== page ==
From Sawdust to Stardust: The Biography of DeForest Kelley, Star Trek's Dr. McCoy Paperback – 1 Feb 2005
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"For those interested in the life and work of actor DeForest Kelley, they cannot do better than consult "From Sawdust to Stardust, " Terry Lee Rioux's thorough and engaging life story of the beloved actor."
-- Nicholas Meyer, screenwriter and film director
"A baseball coach of some note once opined, 'Nice guys finish last.' Terry Lee Rioux's well-researched and readable "From Sawdust to Stardust" is warm, charming and inspirational -- especially for those who work just out of the limelight, and never curse their luck. For "Star Trek" fans, it's a chance to re-enter the final frontier with a really nice guy."
-- Ronald J. Drez, author of "Voices of Valor" and "Remember D-Day"
About the Author
After earning a baccalaureate degree in anthropology from SUNY Plattsburgh, Terry Lee Rioux joined the United States Coast Guard. Later she earned a Master of Arts degree in history at Lamar University. Terry s professional focus has been the preservation and interpretation of individual life stories in the nineteenth and twentiethth centuries. She lives and works in New Orleans and travels frequently to Los Angeles. She has continued to participate in academic work in Texas through the East Texas Historical Association. Terry is an active volunteer in the collections division of the National D-Day Museum in New Orleans. She is the author of "From Sawdust to Stardust".
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Top Customer Reviews
Losing such a man has left a hole in the world. This book is an absolute tribute to him. Just buy it.
Terry Lee Rioux has written the most marvellous and comprehensive biography of DeForest Kelly. His warmth and generosity of spirit shine through on every page.
Even if you are not a Star Trek fan, this gives a fascinating account of how the Hollywood system treated the actors under contract to the big studios.
To be honest, when it arrived I was really only intending to skip to the Star Trek aspect of his life but begining at the beginning (that makes sense right?) I was drawn into the whole book from beginning to end. To me, one word sums up DeForest Kelley - gentleman. His life was not filled with Hollywood excesses nor was he a showbiz type of person. Instead, he was very down to earth and grounded. Family and homelife seemed to be the most important to him - followed by his career and dedication to his fanbase.
A wonderful read, I couldn't put it down. Deforest Kelley was a genuinly modest man and this book really shows that.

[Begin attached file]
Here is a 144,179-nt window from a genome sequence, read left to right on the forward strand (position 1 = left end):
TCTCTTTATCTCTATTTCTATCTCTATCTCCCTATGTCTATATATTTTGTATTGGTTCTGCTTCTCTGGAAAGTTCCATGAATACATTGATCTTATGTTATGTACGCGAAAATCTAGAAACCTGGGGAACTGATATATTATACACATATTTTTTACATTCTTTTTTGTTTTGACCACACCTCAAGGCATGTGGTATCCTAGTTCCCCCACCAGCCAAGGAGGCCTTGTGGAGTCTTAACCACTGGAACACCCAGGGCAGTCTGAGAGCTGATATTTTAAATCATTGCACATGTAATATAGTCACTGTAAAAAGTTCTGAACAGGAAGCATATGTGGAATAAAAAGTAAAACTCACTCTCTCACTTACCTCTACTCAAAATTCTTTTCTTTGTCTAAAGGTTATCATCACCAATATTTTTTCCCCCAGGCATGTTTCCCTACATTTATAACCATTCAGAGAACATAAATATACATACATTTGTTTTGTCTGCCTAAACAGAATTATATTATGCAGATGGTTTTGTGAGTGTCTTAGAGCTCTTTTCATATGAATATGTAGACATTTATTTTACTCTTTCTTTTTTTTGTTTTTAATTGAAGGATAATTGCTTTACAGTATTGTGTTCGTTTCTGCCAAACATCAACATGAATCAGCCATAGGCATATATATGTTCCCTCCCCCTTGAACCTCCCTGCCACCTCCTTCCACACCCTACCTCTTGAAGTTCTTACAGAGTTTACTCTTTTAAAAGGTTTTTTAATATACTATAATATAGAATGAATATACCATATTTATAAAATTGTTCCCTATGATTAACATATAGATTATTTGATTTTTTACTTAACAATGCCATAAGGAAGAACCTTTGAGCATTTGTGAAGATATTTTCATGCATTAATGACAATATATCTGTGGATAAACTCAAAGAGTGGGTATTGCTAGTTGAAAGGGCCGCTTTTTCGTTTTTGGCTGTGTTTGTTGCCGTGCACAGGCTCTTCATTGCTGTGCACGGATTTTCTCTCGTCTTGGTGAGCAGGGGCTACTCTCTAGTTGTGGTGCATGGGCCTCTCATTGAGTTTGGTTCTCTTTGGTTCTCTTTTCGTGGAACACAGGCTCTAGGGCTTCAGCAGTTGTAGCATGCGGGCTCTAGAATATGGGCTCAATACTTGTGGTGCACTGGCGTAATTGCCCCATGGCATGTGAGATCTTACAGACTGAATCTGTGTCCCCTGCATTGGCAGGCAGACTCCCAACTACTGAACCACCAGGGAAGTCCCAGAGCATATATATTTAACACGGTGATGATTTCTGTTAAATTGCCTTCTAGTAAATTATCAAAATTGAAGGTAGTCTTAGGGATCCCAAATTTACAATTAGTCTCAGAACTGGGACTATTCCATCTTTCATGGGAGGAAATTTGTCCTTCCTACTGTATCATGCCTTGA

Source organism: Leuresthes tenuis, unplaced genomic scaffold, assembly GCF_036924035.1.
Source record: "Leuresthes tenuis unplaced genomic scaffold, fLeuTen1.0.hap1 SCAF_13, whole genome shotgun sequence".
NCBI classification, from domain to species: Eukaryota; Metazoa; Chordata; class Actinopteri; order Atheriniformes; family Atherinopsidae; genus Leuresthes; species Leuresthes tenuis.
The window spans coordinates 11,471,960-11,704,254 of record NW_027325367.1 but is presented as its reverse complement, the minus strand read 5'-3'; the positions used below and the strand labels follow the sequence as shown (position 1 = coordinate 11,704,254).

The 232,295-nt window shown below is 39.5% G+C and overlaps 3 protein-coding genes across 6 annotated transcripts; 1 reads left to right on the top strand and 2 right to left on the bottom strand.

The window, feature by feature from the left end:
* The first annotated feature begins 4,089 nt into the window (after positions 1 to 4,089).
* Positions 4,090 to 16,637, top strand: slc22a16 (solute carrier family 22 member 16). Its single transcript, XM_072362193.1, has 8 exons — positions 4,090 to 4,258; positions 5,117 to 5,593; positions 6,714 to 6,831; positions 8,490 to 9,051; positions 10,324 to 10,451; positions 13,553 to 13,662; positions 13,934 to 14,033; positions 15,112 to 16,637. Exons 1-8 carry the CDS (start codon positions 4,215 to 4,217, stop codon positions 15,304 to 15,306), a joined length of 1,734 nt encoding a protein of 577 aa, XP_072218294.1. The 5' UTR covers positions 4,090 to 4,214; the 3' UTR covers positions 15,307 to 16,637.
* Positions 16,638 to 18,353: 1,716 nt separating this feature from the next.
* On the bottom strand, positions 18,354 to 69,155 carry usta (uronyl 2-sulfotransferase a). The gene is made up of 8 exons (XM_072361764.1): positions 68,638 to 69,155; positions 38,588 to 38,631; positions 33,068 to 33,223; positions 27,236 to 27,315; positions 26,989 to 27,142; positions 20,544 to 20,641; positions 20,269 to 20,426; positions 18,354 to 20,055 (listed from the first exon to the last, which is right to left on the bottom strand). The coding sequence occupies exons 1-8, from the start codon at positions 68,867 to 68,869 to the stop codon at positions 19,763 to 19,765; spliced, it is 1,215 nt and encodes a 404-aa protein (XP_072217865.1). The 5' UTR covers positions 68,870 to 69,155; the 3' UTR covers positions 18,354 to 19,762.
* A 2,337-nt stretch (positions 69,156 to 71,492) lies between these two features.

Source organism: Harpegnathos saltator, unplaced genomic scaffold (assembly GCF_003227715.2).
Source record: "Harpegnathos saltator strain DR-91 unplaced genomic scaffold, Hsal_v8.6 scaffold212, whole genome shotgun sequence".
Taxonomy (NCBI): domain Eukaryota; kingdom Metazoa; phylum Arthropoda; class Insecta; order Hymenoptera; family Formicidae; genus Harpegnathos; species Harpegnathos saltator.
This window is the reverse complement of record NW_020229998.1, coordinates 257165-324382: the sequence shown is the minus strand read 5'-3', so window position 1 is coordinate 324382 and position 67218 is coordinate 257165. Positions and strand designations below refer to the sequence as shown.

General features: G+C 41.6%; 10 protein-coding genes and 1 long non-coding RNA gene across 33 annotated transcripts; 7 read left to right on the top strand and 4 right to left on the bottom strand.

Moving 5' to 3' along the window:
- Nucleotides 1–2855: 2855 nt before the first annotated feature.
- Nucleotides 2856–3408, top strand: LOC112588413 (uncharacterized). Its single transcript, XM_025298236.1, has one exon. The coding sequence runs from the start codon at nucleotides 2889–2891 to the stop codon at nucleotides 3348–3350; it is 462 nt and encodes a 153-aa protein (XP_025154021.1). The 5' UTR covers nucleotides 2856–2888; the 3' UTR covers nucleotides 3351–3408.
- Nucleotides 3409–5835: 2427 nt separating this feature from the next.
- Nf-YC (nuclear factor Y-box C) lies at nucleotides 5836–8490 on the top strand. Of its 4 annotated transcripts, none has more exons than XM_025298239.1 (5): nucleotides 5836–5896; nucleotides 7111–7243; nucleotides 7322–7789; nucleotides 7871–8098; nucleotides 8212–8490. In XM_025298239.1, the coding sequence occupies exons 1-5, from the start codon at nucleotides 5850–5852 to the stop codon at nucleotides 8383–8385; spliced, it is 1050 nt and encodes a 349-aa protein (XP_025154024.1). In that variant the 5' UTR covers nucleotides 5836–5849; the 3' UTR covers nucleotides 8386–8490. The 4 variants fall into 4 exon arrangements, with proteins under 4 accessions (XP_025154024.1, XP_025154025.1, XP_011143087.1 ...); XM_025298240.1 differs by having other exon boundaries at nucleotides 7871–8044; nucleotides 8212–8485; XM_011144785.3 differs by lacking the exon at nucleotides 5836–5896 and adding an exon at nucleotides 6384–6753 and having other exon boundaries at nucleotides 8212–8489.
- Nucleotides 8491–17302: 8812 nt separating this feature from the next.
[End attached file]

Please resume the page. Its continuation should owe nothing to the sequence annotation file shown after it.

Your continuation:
Simply brilliant. A must buy. (Even if you're not a Trek fan).
Terry Lee Rioux has researched De Kelley with enormous thoroughness. Her sixteen pages of notes on sources give you some idea of just how conscientiously she has worked. She doesn't only tell us about De's contribution to Star Trek: she tells the tale of his impoverished childhood, his youthful struggles in theatre, film and television, his enviably happy marriage, his failing health and, very movingly, his death. What's more, she writes with wonderful sympathy, so that by the time you close her biography, you really feel that you know De almost as well as if you'd been lucky enough to be his friend.
And lucky is the mot juste. What I enjoyed most about this book was discovering just what a dear, good man De Kelley was. His wealth and fame obviously never spoiled him in the way that they could have done. He remained to the end humble, generous, loyal and self-sacrificing: a man who was content to remain in his little suburban home, giving away his fortune to friends and charities, preferring the company of his neighbour and his postman to that of Hollywood celebrities, ultimately refusing experimental cancer treatment so that someone else could profit from it instead.
Usually, after reading a TV tie-in, I give it to a charity shop. This one I'll treasure for a lifetime, as a book to encourage me when I'm flagging, cheer me up when I'm sad and remind me of how to try to live my life as I should. I keep it, not with my other Star Trek books, but on my shelf of philosophy: that's where it belongs.
Pocket Books have designed the book elegantly and very legibly, with seventeen well-reproduced black and white photographs from the Kelley family's archive.
Most Recent Customer Reviews
fantastic read, couldnt rate highly enough. best Trek biog I've read. very insightfulPublished 3 months ago by dmc72
It was every bit as good as I was told it was. It was more than well worth waiting for...Published on 2 Jan. 2014 by Patricia
After spending weeks reading this my final opinion is rather low. This is not to cast doubt on the man himself - afterall, who couldn't love McCoy/DeForest? Read morePublished on 12 Nov. 2013 by Jessica's Dad